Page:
Brian Hare is an associate professor in evolutionary anthropology at Duke University. Hare is the founder of Dognition, a Web-based service that helps find the geniusin your dog. This post was adapted from the New York Times Bestseller "The Genius of Dogs (opens in new tab)" (Dutton Adult, 2013). Hare contributed this article to LiveScience's Expert Voices: Op-Ed & Insights.
Since I spend a lot of time talking about how dogs are geniuses, I thought it might be fun to think about instances when the world becomes a bit of a challenge for our furry friends.
In 2005, I was living in Germany, working on a paper on how smart dogs are. When I moved to that country, I had no idea it meant I would be walking five miles a day. Most people ride bicycles around the city of Leipzig. This was out of the question for me because of my dog, Milo, who had the unfortunate habit of passing any tall post on the opposite side of me. When he was wearing a leash, we would both end up tied around the post — a disaster if I was traveling 20 mph on a bike. So, until Milo learned to follow me while detouring around such posts, I decided to walk — which ended up becoming my permanent mode of transportation.
Experiments have shown that dogs do not understand the principle of connectivity. Harry and Martha Frank from the University of Michigan, gave dogs and wolves a variety of tasks in which the animals had to pull a rope to bring a food dish within their reach. Only the wolves immediately solved the various rope-pulling problems, while the dogs never solved the more complicated versions.
Another experiment (opens in new tab) from researchers at the University of Exeter in the United Kingdom showed that dogs find it difficult to learn how to use a string to pull food out of a transparent box. At first, dogs ignored the string — they kept scratching at the food through the transparent box top, and it took dozens of trials for them to discover the solution by accident.
Once dogs learned to pull the rope in order to pull out the food, if the position of the ropes was only slightly altered, the dogs could no longer solve the problem.
And if the food was moved close to the box's opening, the dogs forgot about the string altogether and resorted to an ingenious but ineffective licking technique of trying to stretch out their tongues to grab the food.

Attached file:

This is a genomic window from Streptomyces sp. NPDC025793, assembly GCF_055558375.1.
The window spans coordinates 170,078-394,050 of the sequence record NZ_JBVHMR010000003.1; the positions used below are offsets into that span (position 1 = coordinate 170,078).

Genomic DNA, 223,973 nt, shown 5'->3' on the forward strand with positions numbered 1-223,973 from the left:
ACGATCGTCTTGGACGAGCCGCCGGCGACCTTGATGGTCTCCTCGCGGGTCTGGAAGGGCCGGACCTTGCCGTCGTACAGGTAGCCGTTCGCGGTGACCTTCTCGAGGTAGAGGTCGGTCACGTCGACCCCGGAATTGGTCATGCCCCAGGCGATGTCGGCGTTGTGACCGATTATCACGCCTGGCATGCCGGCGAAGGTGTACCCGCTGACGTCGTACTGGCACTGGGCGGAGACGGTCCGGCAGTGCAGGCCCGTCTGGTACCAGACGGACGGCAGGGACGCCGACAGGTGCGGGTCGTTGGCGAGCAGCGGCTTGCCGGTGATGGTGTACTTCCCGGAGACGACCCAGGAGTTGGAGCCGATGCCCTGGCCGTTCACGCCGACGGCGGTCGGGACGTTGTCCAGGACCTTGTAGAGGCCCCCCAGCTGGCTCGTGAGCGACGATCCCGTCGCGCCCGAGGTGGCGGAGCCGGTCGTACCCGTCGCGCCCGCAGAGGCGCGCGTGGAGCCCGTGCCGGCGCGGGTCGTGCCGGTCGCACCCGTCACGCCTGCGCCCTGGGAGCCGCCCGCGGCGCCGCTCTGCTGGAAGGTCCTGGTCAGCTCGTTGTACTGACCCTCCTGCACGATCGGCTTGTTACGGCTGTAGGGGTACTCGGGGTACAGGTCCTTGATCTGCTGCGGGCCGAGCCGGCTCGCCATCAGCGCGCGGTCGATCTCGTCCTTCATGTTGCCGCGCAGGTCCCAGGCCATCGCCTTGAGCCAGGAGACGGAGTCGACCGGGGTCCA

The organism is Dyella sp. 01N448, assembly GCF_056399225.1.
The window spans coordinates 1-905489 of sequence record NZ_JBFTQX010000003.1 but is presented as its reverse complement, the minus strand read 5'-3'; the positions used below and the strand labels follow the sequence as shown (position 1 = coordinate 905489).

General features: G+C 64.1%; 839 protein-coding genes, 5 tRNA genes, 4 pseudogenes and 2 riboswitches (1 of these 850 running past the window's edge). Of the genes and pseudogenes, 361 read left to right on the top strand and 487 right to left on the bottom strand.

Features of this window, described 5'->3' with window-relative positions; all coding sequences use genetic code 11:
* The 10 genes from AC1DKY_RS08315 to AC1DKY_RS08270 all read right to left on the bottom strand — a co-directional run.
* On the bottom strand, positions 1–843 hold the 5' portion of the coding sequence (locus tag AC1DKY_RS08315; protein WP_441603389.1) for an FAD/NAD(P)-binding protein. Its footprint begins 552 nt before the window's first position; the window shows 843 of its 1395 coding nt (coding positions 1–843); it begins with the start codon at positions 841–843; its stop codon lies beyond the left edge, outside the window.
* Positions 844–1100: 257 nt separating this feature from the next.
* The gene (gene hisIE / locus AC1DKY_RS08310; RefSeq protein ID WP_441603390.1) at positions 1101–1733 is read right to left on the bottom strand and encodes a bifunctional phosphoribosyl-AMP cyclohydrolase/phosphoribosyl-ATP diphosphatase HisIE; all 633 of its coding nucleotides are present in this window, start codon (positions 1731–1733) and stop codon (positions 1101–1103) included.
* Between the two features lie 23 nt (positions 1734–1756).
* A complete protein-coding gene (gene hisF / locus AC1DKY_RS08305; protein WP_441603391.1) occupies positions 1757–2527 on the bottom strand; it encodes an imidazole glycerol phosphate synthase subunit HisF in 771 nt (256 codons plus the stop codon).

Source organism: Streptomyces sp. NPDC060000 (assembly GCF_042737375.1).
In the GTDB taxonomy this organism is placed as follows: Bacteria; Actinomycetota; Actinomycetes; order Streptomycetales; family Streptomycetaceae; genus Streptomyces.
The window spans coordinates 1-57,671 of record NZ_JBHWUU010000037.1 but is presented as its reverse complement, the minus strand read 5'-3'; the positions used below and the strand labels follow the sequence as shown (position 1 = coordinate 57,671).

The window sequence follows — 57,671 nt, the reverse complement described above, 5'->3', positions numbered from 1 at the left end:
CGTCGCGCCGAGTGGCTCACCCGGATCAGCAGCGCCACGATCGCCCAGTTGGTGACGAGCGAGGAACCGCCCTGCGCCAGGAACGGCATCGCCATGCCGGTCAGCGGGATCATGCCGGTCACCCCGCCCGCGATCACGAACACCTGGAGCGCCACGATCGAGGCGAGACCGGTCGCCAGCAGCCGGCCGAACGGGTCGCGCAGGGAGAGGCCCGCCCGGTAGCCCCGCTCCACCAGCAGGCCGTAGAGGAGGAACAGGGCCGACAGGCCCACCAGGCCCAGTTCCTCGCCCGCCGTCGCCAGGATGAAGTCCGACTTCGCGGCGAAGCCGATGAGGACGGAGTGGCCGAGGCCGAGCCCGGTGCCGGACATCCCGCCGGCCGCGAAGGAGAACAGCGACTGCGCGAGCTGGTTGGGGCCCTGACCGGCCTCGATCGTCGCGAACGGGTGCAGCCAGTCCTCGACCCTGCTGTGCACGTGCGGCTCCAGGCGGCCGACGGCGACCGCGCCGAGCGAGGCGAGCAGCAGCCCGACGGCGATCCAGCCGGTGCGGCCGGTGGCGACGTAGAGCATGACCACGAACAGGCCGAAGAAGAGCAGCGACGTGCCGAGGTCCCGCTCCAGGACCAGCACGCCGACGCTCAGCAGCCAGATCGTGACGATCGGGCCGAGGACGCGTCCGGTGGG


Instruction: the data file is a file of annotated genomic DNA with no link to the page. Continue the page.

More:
Dogs did slowly get better at the task, but another experiment showed that they were not learning anything about the cause of their success. Instead of one string, there were two strings crossed in the shape of an X, and only one string was attached to the food. Dogs were attracted to the food, and then pulled the end of the rope that was closest to it. They did not understand that the rope needed to be connected to the food.
In comparison, both primates and ravens (the "apes" of the bird world)tend to be skilled at solving a series of related problems. When it comes to understanding connectivity, dogs look as bad as cats, who also get tangled up on the same tests.
For another example, consider how dogs are famous for their keen sense of hearing. They often hear things that are out of the human hearing range. They certainly understand the vocalizations of others, but there are also nonsocial noises. If a dog stands at the edge of a waterfall, would it know that the crashing sound is the force of the water and to stay away?
A simple experiment suggests dogs might not understand this concept. Researchers gave a group of dogs the choice of searching for food in one of two containers after a human shook one of them. Sometimes, the container made a noise, and sometimes it did not. If dogs can understand that objects create noise when they collide, the dogs should look in the container that makes a noise rather than in the one that is silent. However, dogs always chose the cup a human touched, regardless of whether it made noise when it was shaken or not.
From the number of times my dogs have tried to give me a tennis ball by placing it next to me while I was seated on an incline, I've long suspected that dogs do not really understand gravity.
In a study to test that question, dogs watched an experimenter drop food through a tube into one of three boxes. Sometimes, the tube went straight down into a box, and sometimes the tube went into a box that was not directly underneath.
When the tube went straight down, dogs understood that gravity would make the food fall into the box underneath. But when the tube angled into a different box, dogs did not understand that the tube would prevent gravity from allowing the food to fall straight down. The lack of spontaneous success makes it unlikely that dogs understood what caused the dropping food to defy gravity. [Do Animals Know Who they Are? (Op-Ed)]
From what we know so far, it is unlikely that a dog will win a Nobel prize in physics anytime soon. This explains why dogs drop balls on a hill, and why they should not be left unattended when they are tied to a tree. Dogs are social geniuses — but when it comes to understanding the unobservable properties of the physical world, they are no Einstein.
The author's most recent Op-Ed was "How Do Dogs Learn Words? Just Like Kids." The views expressed are those of the author and do not necessarily reflect the views of the publisher. This version of the article was originally published on LiveScience.